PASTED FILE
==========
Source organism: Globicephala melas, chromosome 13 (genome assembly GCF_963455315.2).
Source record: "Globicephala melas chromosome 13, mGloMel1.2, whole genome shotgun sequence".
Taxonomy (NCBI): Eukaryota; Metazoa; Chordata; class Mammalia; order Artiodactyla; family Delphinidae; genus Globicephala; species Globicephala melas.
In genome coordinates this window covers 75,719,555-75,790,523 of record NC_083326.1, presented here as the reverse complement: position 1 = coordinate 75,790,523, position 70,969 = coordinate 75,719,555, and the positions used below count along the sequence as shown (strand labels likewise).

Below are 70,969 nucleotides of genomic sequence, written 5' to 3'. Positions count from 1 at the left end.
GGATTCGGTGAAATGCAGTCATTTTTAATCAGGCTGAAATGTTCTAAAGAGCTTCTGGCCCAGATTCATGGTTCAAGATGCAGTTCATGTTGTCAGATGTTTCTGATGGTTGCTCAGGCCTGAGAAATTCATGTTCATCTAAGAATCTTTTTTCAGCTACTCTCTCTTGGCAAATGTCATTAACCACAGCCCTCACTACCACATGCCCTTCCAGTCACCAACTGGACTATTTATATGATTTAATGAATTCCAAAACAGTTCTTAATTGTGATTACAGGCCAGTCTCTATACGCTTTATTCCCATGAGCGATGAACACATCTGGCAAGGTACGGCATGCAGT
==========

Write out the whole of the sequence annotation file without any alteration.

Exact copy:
Source organism: Globicephala melas, chromosome 13 (genome assembly GCF_963455315.2).
Source record: "Globicephala melas chromosome 13, mGloMel1.2, whole genome shotgun sequence".
Taxonomy (NCBI): Eukaryota; Metazoa; Chordata; class Mammalia; order Artiodactyla; family Delphinidae; genus Globicephala; species Globicephala melas.
In genome coordinates this window covers 75,719,555-75,790,523 of record NC_083326.1, presented here as the reverse complement: position 1 = coordinate 75,790,523, position 70,969 = coordinate 75,719,555, and the positions used below count along the sequence as shown (strand labels likewise).

Below are 70,969 nucleotides of genomic sequence, written 5' to 3'. Positions count from 1 at the left end.
GGATTCGGTGAAATGCAGTCATTTTTAATCAGGCTGAAATGTTCTAAAGAGCTTCTGGCCCAGATTCATGGTTCAAGATGCAGTTCATGTTGTCAGATGTTTCTGATGGTTGCTCAGGCCTGAGAAATTCATGTTCATCTAAGAATCTTTTTTCAGCTACTCTCTCTTGGCAAATGTCATTAACCACAGCCCTCACTACCACATGCCCTTCCAGTCACCAACTGGACTATTTATATGATTTAATGAATTCCAAAACAGTTCTTAATTGTGATTACAGGCCAGTCTCTATACGCTTTATTCCCATGAGCGATGAACACATCTGGCAAGGTACGGCATGCAGT